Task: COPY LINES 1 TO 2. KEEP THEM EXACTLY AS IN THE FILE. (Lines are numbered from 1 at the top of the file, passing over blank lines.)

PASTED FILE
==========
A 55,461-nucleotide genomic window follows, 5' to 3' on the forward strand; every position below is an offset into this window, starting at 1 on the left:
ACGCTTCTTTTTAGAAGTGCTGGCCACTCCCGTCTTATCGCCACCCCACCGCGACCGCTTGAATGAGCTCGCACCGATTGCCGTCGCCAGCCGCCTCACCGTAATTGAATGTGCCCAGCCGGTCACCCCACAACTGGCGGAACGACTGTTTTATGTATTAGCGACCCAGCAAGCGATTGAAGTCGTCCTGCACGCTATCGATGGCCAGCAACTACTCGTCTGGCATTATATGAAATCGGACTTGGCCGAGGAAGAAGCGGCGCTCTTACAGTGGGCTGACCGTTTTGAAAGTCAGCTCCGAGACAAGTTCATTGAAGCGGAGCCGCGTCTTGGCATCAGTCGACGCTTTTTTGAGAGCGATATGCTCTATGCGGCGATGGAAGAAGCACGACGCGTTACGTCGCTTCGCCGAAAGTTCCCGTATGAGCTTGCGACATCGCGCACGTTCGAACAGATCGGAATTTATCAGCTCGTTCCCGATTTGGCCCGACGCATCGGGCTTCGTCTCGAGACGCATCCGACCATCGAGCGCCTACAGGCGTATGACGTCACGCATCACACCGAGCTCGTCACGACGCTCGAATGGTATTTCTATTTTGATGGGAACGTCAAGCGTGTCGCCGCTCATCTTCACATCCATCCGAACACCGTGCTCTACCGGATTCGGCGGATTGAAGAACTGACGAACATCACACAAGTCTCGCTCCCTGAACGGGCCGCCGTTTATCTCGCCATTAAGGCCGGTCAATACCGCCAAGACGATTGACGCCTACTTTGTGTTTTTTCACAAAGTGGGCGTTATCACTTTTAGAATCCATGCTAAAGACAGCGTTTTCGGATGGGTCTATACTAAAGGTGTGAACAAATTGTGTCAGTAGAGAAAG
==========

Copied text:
A 55,461-nucleotide genomic window follows, 5' to 3' on the forward strand; every position below is an offset into this window, starting at 1 on the left:
ACGCTTCTTTTTAGAAGTGCTGGCCACTCCCGTCTTATCGCCACCCCACCGCGACCGCTTGAATGAGCTCGCACCGATTGCCGTCGCCAGCCGCCTCACCGTAATTGAATGTGCCCAGCCGGTCACCCCACAACTGGCGGAACGACTGTTTTATGTATTAGCGACCCAGCAAGCGATTGAAGTCGTCCTGCACGCTATCGATGGCCAGCAACTACTCGTCTGGCATTATATGAAATCGGACTTGGCCGAGGAAGAAGCGGCGCTCTTACAGTGGGCTGACCGTTTTGAAAGTCAGCTCCGAGACAAGTTCATTGAAGCGGAGCCGCGTCTTGGCATCAGTCGACGCTTTTTTGAGAGCGATATGCTCTATGCGGCGATGGAAGAAGCACGACGCGTTACGTCGCTTCGCCGAAAGTTCCCGTATGAGCTTGCGACATCGCGCACGTTCGAACAGATCGGAATTTATCAGCTCGTTCCCGATTTGGCCCGACGCATCGGGCTTCGTCTCGAGACGCATCCGACCATCGAGCGCCTACAGGCGTATGACGTCACGCATCACACCGAGCTCGTCACGACGCTCGAATGGTATTTCTATTTTGATGGGAACGTCAAGCGTGTCGCCGCTCATCTTCACATCCATCCGAACACCGTGCTCTACCGGATTCGGCGGATTGAAGAACTGACGAACATCACACAAGTCTCGCTCCCTGAACGGGCCGCCGTTTATCTCGCCATTAAGGCCGGTCAATACCGCCAAGACGATTGACGCCTACTTTGTGTTTTTTCACAAAGTGGGCGTTATCACTTTTAGAATCCATGCTAAAGACAGCGTTTTCGGATGGGTCTATACTAAAGGTGTGAACAAATTGTGTCAGTAGAGAAAG